I noticed this with some glee, since this is the first time this kind of stuff makes it to the MSM. And about bloody time!

  4. John says:

    Smoking bans are at the root of all current divisions in the world the same way smoking bans were the beginning of the divisions leading to the last World War. Nazis then, Nazis now – and people who are waking up to the idea of a NWO and the Globalists who rode into power on the smoking bans should in time realize from where their power began – it started firstly when persons believed the SHS Fraud and fell for the rest of the frauds to follow, including Global Warming Fraud, leading to the fracturing of nations as it stands currently and the destruction of liberty and freedom for all. So yes, smoking bans are at the root – the ROOT – of what ails the world currently.

  5. Rose says:

    Politicians have blamed the death of the pubs on something else entirely and moved on.

    Just as the GMB did

    GMB union urges end to beer tie
    9th March 2009

    “The union has published a statement with the anti-pubco Fair Pint campaign that blames rents and the beer tie for recent pub closures”

    “Britain’s pubs survived two world wars. They cannot survive being made to be cash cows to pay off the debts of the property companies and brewers that so clearly don’t have the interests of pubs and consumers at heart.”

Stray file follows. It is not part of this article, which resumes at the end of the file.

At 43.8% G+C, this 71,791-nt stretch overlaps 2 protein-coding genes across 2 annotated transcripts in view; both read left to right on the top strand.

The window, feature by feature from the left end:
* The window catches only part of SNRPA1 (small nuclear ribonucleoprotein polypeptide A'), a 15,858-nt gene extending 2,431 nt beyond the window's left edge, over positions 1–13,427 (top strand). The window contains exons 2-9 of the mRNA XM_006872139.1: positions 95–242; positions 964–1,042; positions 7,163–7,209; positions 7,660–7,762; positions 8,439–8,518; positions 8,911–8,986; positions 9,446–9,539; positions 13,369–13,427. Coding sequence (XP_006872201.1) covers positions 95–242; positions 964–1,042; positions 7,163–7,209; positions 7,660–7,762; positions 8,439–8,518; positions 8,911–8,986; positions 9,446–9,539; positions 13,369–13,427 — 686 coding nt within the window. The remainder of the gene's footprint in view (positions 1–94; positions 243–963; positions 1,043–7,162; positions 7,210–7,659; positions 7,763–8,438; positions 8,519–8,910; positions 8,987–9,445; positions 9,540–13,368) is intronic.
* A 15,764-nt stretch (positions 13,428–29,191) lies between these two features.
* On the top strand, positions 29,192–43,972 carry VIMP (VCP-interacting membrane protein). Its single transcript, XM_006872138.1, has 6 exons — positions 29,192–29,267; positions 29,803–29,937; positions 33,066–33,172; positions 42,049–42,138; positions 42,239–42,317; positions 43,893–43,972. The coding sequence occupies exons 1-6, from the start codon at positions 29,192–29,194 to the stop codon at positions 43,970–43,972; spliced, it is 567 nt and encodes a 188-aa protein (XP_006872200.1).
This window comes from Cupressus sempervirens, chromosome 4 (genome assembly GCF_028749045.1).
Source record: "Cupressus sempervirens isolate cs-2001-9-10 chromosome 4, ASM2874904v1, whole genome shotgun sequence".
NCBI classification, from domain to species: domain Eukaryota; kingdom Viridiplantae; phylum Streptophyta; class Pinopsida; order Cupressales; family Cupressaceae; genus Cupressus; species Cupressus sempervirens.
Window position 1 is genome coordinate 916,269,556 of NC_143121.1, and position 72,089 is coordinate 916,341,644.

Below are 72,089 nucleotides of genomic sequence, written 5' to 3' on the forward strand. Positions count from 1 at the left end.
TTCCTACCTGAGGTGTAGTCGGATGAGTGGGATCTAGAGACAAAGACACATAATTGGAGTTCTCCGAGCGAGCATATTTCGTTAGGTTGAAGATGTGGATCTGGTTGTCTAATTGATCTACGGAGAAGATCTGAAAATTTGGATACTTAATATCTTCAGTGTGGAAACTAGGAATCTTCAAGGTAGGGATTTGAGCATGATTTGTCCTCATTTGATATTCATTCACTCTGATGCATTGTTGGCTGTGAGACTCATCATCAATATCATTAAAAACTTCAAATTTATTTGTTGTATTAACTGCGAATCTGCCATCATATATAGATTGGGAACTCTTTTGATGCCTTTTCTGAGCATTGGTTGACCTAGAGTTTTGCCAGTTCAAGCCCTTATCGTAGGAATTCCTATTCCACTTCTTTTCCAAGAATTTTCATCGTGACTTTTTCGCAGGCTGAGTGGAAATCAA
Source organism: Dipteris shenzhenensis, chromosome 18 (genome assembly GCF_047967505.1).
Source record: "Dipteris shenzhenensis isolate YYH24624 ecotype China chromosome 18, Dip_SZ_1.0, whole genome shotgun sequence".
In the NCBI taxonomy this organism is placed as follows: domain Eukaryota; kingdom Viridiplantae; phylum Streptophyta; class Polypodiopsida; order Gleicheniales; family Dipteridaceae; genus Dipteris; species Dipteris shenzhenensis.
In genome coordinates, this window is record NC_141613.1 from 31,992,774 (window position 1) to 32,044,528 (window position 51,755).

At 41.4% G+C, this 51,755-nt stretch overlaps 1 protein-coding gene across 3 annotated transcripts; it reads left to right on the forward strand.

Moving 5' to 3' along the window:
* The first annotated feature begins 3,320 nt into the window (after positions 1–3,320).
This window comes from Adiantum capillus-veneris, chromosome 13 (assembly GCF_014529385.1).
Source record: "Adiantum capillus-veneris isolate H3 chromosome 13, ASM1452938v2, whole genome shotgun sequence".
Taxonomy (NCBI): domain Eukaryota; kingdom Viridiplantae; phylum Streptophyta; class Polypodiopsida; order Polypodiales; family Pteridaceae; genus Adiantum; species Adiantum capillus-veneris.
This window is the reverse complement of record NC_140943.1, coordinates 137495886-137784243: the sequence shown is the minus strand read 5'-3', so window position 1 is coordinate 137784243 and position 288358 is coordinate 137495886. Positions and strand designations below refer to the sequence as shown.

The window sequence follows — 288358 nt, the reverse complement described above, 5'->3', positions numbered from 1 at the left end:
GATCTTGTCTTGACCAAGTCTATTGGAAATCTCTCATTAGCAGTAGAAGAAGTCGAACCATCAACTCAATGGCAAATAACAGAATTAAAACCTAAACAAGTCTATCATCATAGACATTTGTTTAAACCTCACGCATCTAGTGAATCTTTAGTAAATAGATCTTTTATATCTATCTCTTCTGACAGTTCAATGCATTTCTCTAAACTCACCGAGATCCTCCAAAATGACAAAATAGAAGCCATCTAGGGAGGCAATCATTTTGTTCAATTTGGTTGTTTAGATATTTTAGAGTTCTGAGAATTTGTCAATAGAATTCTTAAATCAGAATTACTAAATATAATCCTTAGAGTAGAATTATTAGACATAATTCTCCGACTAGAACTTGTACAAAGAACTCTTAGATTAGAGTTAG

Now missing, but still shows up on Google

  6. Doonhamer says:

    Not a smoker, but I feel that it is just becoming spiteful. I miss the camaraderie of a pub with smokers and the odour that wafted out of a pub was always tempting. And the second hand smoke from a good cigar or pipe tobacco was a delight. Alas I fear that I will never see it return to the way it was in my lifetime.

  7. Mark Jarratt, Canberra, Australia says:

    Any politician who actually believes they would win votes from ‘grateful’ smokers is clearly not an exponent of reality, buying into the nonsensical ‘nirvana thinking’ of meddlesome prohibitionists.

  8. John says:

    Remember when UK smoking ban began under Labour rule back in July 2007.

    Apparently discriminating against and hating smokers is not the only problem with Labour, they have others as well, such as the ones listed here.